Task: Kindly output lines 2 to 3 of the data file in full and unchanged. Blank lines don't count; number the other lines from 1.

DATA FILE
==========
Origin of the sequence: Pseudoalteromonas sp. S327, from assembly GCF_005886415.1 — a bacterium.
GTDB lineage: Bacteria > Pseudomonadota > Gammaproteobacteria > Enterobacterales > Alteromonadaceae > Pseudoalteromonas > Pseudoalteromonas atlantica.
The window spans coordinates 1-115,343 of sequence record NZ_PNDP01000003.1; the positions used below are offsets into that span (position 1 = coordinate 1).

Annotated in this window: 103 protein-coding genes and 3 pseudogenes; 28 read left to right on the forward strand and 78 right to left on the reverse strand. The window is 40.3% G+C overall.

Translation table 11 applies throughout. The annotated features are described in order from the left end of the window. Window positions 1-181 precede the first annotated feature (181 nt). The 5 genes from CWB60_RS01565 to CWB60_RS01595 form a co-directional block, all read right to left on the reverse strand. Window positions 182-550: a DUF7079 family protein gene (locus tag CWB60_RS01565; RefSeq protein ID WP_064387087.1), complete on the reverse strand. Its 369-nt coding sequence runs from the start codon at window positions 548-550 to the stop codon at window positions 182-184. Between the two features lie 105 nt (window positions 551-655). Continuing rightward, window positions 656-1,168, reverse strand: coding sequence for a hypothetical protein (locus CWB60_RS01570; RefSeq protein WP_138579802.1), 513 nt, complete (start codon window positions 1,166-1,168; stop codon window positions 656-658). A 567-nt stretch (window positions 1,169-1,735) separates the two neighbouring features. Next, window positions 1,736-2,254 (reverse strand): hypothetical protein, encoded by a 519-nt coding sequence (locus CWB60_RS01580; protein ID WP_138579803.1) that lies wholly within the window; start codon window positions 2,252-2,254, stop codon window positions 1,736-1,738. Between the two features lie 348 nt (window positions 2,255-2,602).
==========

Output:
GTDB lineage: Bacteria > Pseudomonadota > Gammaproteobacteria > Enterobacterales > Alteromonadaceae > Pseudoalteromonas > Pseudoalteromonas atlantica.
The window spans coordinates 1-115,343 of sequence record NZ_PNDP01000003.1; the positions used below are offsets into that span (position 1 = coordinate 1).